This work comments an essay titled, “Is a Thomistic Theory of Intentionality Consistent with Physicalism?” The original author is James D. Madden. The article appears in the Winter 2017 edition of the American Catholic Quarterly (91:1-28).
Madden’s essay covers a lot of interesting territory. He defines simple and rational intent. He associates the first to weakly non-physical processes and the latter to strongly non-physical processes. He shows how this association is inconsistent with physicalism. Then, he answers objections.
This work re-articulates Madden’s essay into the format of the category-based nested form. The results complement the interscope developed in A Primer on the Individual in Community. Both simple and rational intent belong to the realm of possibility. This automatically puts them out of the reach of naive physicalism.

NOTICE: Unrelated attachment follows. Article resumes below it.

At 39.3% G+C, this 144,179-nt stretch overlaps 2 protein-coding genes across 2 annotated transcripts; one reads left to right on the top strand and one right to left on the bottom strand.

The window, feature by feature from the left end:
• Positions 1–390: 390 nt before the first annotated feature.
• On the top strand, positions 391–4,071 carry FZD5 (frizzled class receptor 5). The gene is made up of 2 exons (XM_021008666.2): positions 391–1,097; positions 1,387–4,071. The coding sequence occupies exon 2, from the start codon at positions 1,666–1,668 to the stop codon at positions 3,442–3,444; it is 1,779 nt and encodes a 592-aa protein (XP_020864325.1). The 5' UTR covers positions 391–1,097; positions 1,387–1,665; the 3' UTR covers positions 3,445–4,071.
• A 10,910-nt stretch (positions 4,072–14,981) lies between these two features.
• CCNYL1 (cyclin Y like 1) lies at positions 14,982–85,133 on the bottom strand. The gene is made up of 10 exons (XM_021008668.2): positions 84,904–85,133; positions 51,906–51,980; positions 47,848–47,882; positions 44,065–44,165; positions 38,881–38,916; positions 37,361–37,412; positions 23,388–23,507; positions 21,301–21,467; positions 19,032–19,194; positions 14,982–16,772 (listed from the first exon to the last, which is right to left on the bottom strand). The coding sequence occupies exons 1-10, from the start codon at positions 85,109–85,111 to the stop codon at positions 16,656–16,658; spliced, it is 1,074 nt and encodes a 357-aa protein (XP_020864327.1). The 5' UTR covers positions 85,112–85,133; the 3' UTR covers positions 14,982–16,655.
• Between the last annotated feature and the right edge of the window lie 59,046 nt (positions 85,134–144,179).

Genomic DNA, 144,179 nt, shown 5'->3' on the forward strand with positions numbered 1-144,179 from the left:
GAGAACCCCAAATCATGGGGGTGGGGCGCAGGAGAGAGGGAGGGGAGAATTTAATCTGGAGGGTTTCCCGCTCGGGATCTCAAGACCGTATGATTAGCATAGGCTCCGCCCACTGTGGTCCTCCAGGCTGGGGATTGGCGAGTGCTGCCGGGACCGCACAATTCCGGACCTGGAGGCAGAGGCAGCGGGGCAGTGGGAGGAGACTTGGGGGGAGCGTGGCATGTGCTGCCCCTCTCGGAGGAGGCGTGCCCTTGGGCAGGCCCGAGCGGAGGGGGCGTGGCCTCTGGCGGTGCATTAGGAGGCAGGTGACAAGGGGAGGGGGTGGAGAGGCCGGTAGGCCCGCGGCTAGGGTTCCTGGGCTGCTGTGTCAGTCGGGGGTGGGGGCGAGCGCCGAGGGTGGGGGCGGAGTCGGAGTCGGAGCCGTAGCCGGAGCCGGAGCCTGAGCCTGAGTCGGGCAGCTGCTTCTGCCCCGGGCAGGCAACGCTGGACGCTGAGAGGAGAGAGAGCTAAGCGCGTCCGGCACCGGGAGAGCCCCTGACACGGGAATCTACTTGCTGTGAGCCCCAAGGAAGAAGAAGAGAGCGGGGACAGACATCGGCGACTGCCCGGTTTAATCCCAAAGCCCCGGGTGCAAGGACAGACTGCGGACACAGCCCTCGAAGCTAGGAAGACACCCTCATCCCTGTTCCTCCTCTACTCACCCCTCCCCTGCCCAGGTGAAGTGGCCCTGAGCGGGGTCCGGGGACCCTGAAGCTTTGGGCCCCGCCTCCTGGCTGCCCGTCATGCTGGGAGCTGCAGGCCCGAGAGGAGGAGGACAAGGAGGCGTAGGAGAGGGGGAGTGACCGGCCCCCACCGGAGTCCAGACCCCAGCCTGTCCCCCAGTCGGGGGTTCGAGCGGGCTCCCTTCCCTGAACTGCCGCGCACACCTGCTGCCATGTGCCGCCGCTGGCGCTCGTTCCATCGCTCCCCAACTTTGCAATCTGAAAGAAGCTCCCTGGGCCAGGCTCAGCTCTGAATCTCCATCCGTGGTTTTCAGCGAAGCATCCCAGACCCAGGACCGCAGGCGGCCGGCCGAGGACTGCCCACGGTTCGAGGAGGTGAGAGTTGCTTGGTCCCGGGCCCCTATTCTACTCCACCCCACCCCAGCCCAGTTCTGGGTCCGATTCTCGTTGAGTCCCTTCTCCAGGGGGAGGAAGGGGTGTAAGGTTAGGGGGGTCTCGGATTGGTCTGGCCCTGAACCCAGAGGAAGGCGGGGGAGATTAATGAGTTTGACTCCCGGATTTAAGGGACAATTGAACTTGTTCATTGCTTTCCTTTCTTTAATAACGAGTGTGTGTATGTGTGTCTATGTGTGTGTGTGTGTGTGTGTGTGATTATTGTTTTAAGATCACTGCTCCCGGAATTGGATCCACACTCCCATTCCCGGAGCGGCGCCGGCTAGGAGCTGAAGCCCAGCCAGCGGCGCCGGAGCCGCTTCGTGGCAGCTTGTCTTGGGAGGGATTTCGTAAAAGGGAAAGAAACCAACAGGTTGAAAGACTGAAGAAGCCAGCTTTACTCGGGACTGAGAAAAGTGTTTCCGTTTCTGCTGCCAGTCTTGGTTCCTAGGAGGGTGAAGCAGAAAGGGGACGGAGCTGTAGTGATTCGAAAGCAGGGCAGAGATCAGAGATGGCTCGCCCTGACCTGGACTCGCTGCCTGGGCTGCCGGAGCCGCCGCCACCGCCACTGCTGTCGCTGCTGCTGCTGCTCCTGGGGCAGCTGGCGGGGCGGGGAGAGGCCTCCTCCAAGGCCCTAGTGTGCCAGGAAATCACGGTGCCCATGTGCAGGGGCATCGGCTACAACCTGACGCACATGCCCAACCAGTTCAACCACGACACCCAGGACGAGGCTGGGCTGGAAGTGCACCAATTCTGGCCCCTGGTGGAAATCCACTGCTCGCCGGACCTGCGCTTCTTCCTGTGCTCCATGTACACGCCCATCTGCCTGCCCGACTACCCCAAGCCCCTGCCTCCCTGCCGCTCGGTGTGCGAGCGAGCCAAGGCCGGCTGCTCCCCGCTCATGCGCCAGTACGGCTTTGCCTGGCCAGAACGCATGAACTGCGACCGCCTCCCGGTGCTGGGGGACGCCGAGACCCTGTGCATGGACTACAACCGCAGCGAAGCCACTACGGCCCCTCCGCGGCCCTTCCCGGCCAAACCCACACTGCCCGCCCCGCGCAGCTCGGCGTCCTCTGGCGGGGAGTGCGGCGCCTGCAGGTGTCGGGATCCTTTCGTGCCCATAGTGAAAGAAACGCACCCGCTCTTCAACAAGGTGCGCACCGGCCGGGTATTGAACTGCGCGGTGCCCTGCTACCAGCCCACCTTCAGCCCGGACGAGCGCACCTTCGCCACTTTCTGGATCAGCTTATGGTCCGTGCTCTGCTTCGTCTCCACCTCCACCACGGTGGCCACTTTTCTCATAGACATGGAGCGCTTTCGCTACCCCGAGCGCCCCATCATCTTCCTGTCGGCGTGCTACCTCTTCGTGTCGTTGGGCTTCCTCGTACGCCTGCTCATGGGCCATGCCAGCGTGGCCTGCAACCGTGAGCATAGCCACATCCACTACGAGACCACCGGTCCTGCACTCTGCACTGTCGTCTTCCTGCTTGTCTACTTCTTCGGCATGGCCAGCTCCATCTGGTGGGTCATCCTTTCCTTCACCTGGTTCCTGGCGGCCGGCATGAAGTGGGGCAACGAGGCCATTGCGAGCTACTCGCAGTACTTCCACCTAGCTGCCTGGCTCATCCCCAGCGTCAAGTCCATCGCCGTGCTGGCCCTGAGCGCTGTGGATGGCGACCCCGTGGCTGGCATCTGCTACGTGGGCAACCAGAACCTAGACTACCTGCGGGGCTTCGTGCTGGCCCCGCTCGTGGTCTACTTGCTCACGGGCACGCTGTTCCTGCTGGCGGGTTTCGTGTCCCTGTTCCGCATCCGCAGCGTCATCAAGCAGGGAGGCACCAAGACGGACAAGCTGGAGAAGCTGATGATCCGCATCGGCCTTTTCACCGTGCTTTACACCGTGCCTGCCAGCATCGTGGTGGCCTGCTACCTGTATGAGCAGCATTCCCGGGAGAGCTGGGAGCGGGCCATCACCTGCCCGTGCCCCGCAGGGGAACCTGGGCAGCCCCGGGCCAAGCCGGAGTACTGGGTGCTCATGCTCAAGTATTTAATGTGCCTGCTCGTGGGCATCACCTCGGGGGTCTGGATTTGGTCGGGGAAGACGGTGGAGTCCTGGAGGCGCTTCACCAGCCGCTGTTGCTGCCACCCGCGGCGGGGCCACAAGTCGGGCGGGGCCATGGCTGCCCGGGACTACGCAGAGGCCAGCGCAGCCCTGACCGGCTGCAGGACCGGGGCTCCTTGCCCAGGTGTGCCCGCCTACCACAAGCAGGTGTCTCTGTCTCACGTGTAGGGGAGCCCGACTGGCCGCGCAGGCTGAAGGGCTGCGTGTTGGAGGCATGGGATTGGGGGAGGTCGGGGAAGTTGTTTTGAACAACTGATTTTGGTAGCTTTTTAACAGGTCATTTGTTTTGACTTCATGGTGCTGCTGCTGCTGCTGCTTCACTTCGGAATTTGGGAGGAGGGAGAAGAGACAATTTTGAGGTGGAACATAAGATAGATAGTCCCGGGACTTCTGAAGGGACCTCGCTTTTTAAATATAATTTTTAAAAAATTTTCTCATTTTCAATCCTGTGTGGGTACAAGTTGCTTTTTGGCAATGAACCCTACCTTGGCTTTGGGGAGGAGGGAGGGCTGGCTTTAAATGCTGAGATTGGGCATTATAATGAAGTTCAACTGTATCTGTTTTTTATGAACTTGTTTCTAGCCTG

Despite this, specialized neural structures process simple and rational intent. The modules are adaptations into a niche. Simple and rational intent constitute two niches. Consequently, Darwinism provides an interesting twist that supports Madden’s intuition.
The comments conclude with a hypothesis on why universals are crucial for rational intentionality.